22 Paths of Inperfection

22 Paths of Inperfection offers insights from Matt Laws' twenty years of working with the tarot. His is a personal approach to the major arcana, focusing on how they relate to human concerns, especially suffering, depression and "the spark that leads us to strange places in life".

By Matt Laws

Book - 138 pages - Published by Hadean Press



Review by medusawink

22 Paths of Inperfection is a small book that packs a mighty punch. Although only 119 pages long, author Matt Laws has made the most of limited space, focusing on the Major Arcana exclusively.

From the start Laws makes it clear that the general focus of 22 Paths is not material concerns but rather ‘human concerns’ – "suffering, depression and the spark that leads us to strange places in life." While the author doesn't go into confessional detail, he does disclose that life has dealt him a fair share of bad hands, and that it is from flying high to crashing lows that he gained the experience that has informed his interpretations of the tarot.

Each chapter is filled with complex discussions of moral issues, astute observations, personal anecdotes, lots of analogies, as well as Jungian psychology, and lengthy references to Kabbalah. Refreshingly, there is no reinterpretations, rewording, reworking, or regurgitation of standard divinatory meanings. Instead the author strives to bring esoteric meanings into the hard reality of our everyday lives, and discusses with great clarity the forms that this may take. Of The Fool Laws says "My Fool experience was painful, and as the name suggests only a fool would want it, and yours may be, too, as something in you decides to 'break from society’, or move forward in ways that seem alien and strange to others."

It becomes apparent that the reader is going to require some basic knowledge of the Tree of Life, and quite possibly Kabbalah 101 in order to make the most of this book. Throughout the text the author makes a lot of Kabbalistic connections some of which will be quite obscure but nonetheless fascinating to many readers. From the outset the symbolism and relevance of the Hebrew alphabet to Major Arcana divinatory meanings becomes apparent. The author attempts a short introduction to the matter entitled 'Tree of Life 101’. Unfortunately it is prone to Kabbalistic jargonese which doesn't really help to clarify matters. He talks about the 10 spheres of the Tree of Life, but at no point in the book are the translated names or qualities they represent discussed – which given their importance to this text, is quite an oversight. However those who are not remotely familiar with, nor interested in these facets of tarot interpretation can bypass this information and still be rewarded with fascinating insights.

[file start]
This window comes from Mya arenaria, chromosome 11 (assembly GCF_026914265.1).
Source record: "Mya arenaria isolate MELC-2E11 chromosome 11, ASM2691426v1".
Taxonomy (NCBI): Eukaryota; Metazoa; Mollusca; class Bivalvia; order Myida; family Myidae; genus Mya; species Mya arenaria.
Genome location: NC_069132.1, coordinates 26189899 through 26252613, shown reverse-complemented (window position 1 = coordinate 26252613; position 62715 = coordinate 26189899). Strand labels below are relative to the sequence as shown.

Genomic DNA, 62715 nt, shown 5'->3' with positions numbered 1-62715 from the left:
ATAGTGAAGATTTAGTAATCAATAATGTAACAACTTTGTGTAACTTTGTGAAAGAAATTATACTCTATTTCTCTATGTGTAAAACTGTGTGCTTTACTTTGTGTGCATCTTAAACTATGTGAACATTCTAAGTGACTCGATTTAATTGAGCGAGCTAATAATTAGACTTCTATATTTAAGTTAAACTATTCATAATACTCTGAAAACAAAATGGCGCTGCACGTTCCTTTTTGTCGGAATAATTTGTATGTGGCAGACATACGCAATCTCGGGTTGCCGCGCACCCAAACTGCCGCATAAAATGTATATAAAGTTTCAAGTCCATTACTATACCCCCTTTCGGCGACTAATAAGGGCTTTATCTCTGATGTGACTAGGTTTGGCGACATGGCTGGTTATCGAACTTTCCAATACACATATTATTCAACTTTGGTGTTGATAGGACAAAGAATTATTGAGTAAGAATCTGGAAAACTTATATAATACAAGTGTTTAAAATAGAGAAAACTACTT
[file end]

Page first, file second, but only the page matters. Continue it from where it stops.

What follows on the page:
The author discusses The Fool at great length, and in a further chapter entitled 'The Fool & The Magician’ makes the astute connection that they are in fact in a binary partnership. From here he covers The Magician as an independent card, then moves on through the rest of the Major Arcana. Each chapter addresses the author’s foundation observations, which includes links to Kabbalah, astrology, psychology. This is followed by 'Advanced Notes’ which generally refers to the author’s of approximation of divinatory meanings. But these are not simplified keywords – rather it is a meditation, sometimes quite dark, on the deeper possibilities each card represents.

Either by accident or design, more and more white-space creeps into each chapter. The chapters grow progressively shorter. Did the author run out of things to say, or does he view later Major Arcana as being less complex? While he does observe that “…the cards become more tangible as we come down the tree” he does not really explain the reason for his shrinking observations.

Matt Laws has taken an unusual and very personal approach to the tarot, and 22 Paths of Inperfection is just about the most wonderful descriptor of the tarot, and The Fool's journey. I certainly hope that the author goes on to discuss the Minor Arcana in a further volume, because his insights and observations are outstanding. Definitely not for beginners, this little book is for advanced tarot users, and those willing to put in a bit of time doing some homework. Add it to your tarot library – you won't regret it.





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